Khan also reports that Ken Hitchcock is simply not in the running to replace Paul MacLean and Brad McCrimmon as an assistant coach:
Updated 2x with Ilitch Holdings news at 3:09 PM: The Ottawa Senators officially introduced former Red Wings assistant coach Paul MacLean as their new coach this morning, first issuing Ye Olde Presse Release prior to MacLean’s presser…
“Paul brings a weath of experience as both a coach and teacher of the game,” said Senators general manager Bryan Murray. “He has been a winner during his coaching career and comes to Ottawa from an organization that has a history of both success on the ice and in developing players. He is a competitive person and we expect that our teams will display that same trait night-in and night-out.”
Prior to joining Detroit, MacLean was hired in 2002 by Murray, who was then the Mighty Ducks of Anaheim’s general manager. MacLean spent two seasons as an assistant to Babcock, the Mighty Ducks’ head coach at that time. In his first season in Anaheim, the club made its first Stanley Cup final appearance and posted a 69-62-19-14 record (.521) during MacLean’s two seasons behind the bench. In his last eight seasons of coaching, MacLean has been part of a team that has reached the Stanley Cup final on three occasions.
“Paul represents a big part of the change we needed to bring to our hockey club,” said Senators owner Eugene Melnyk. “The fact is we are a very different looking hockey team compared to a year ago. Bryan and I agreed it was important for him to bring in someone who is a solid communicator, can easily build a strong rapport with our players and has a proven track record of winning NHL games and Stanley Cups. Paul represents all of this, and I’m pleased to welcome him to Ottawa and the Senators organization.”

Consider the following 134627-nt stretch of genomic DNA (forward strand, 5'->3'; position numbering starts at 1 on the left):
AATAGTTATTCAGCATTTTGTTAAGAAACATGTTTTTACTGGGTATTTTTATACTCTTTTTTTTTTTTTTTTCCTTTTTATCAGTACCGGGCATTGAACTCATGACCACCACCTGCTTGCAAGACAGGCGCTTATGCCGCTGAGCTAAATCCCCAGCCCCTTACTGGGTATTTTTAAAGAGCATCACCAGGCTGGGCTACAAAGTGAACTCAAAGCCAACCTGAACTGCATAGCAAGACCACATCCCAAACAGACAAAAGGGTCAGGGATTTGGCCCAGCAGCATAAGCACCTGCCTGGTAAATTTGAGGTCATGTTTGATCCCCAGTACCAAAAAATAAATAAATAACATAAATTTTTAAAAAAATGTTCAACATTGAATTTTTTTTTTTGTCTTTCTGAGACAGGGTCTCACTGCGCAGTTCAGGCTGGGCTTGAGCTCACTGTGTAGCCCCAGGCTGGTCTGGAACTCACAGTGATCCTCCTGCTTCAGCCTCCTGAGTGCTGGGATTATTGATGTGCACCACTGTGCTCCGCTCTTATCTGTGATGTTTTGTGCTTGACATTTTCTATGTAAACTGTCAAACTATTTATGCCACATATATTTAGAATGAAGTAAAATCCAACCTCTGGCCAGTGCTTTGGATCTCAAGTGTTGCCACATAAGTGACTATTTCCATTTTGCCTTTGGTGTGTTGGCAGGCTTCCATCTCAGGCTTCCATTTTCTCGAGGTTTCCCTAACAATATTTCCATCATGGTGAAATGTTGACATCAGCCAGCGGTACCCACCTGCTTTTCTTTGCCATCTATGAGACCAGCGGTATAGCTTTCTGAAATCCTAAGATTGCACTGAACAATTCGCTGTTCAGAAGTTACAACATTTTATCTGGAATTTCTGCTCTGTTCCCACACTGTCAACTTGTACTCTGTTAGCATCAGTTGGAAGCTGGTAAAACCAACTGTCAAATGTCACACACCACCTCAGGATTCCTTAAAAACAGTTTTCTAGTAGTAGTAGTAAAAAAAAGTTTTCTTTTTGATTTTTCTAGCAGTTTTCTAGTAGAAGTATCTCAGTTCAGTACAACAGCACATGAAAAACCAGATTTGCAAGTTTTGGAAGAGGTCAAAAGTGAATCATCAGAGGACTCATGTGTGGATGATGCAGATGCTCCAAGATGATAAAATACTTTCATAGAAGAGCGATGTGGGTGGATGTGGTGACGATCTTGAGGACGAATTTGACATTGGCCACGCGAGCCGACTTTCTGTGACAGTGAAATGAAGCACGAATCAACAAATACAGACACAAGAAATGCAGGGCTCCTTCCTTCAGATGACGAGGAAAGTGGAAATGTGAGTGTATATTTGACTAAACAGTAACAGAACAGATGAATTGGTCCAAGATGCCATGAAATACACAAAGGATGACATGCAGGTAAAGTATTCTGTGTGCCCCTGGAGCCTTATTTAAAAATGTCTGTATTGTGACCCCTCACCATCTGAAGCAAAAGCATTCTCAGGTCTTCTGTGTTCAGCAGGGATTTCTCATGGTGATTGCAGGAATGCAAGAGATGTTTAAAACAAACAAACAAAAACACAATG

And MacLean emphasized the need for his Senators to get on the same page as their coach while speaking at his presser, as noted by the Canadian Press…
About The Malik Report
The Malik Report is a destination for all things Red Wings-related. I offer biased, perhaps unprofessional-at-times and verbose coverage of my favorite team, their prospects and developmental affiliates. I've joined the Kukla's Korner family with five years of blogging under my belt, and I hope you'll find almost everything you need to follow your Red Wings at a place where all opinions are created equal and we're all friends, talking about hockey and the team we love to follow.